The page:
We understand from Judge Velasco’s request that a criminal complaint has been made by the Association for the Dignity of Spanish Prisoners, claiming that the United States, as part of a strategy in its conflict with the Taliban and Al Qaeda and its affiliates, sanctioned a series of executive orders supported by legal memoranda drawn up by the above-listed persons and their legal counsel and advisors, authorizing interrogation techniques in violation of international conventions in force. We have also been advised that the complaint further alleges that U.S. government personnel used the memoranda as a legal basis to conduct interrogations using these illegal techniques upon persons suspected of acting in concert with Al Qaeda and the Taliban. In the request, Judge Velasco seeks information indicating whether any U.S. authority has instituted investigations or proceedings in connection with the facts describes in the above-referenced complaint, and, if so, the specific authority (administrative or judicial) that has dealt or is dealing with such matters. The request further notes that if the facts are currently being investigated by U.S. authorities, that the referenced complaint will be sent to the United States in order that the facts reported therein may be investigated by the United States.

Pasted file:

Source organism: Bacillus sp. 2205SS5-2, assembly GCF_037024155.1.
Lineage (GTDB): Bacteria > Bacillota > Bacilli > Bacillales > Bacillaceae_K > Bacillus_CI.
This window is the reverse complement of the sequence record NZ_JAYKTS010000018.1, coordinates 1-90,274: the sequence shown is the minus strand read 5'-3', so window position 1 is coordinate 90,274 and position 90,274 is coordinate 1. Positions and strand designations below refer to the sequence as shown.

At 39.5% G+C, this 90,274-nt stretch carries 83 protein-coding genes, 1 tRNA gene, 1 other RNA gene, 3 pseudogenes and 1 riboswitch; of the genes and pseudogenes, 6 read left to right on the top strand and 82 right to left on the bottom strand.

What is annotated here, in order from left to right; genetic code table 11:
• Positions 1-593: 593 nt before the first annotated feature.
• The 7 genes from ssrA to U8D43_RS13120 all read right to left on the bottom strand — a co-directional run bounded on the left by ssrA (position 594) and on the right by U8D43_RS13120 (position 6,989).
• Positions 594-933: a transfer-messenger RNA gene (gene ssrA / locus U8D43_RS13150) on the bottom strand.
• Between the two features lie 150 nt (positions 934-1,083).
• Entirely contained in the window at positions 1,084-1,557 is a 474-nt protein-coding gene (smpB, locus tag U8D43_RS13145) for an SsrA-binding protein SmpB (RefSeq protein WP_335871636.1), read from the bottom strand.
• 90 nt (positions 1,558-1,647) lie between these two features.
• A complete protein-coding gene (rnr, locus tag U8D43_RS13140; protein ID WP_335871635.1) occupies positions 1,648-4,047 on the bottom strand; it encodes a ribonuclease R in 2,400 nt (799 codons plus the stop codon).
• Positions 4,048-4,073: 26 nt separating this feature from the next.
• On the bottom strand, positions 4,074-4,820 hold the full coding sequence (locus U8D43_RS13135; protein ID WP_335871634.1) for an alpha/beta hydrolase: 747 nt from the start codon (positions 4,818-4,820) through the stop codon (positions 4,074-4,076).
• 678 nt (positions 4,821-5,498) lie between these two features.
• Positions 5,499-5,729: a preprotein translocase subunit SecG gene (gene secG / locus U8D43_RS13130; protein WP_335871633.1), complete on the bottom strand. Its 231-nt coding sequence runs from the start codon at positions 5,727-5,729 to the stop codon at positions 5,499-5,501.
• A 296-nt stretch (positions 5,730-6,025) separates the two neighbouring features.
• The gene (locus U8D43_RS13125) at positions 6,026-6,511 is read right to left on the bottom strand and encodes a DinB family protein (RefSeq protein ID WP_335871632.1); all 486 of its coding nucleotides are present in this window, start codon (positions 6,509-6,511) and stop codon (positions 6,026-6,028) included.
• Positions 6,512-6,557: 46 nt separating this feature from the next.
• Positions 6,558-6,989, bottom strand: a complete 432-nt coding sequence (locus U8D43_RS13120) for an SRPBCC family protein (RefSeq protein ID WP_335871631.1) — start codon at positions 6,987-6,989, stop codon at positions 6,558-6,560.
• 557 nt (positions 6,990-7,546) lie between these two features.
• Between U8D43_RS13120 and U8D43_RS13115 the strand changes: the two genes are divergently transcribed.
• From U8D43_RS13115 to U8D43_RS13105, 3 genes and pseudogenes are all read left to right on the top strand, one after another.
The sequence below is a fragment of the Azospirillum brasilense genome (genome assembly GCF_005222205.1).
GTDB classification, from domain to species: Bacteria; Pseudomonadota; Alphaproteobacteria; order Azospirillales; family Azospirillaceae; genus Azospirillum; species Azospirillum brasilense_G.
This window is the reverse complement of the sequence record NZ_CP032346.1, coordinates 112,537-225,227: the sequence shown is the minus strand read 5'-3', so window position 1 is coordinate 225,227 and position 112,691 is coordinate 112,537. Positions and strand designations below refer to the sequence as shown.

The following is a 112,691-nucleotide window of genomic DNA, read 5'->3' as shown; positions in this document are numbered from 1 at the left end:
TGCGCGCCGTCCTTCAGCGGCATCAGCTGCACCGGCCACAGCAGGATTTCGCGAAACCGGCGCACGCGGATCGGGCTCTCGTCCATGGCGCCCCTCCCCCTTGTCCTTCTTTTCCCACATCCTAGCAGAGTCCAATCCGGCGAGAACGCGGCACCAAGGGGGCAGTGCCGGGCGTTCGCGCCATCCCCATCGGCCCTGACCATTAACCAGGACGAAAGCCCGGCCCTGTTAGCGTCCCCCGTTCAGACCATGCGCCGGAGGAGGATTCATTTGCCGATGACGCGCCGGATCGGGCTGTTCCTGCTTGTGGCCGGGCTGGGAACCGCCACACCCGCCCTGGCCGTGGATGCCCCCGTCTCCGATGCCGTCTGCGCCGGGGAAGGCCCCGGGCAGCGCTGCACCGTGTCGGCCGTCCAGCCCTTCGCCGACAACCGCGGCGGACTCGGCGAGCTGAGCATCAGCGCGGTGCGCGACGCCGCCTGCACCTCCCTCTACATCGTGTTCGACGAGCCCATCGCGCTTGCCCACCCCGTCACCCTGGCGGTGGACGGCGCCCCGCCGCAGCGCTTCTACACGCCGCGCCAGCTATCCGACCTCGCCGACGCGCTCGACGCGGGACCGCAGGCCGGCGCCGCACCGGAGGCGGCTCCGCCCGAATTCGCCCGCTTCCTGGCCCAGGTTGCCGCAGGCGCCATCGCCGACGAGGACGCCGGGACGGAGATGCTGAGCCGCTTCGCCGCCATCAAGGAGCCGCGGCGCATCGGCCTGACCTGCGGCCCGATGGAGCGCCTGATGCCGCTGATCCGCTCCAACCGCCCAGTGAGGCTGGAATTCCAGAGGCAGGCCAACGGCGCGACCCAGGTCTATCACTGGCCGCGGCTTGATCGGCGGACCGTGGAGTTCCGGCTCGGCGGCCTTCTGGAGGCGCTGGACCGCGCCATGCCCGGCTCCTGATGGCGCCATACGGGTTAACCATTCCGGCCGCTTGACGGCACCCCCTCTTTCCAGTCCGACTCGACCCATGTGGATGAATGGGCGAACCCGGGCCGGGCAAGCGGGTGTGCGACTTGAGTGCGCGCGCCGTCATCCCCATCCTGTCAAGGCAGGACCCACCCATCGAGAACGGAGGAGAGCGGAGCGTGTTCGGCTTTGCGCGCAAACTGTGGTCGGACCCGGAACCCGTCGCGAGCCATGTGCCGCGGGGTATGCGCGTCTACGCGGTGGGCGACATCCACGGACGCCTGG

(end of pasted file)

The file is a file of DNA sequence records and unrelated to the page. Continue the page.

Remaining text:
There’s a lot that is misleading about DOJ’s response letter. But one of its key strategies is badly fraudulent: the centrality of its focus on David Passaro’s conviction for assault. The letter boasts: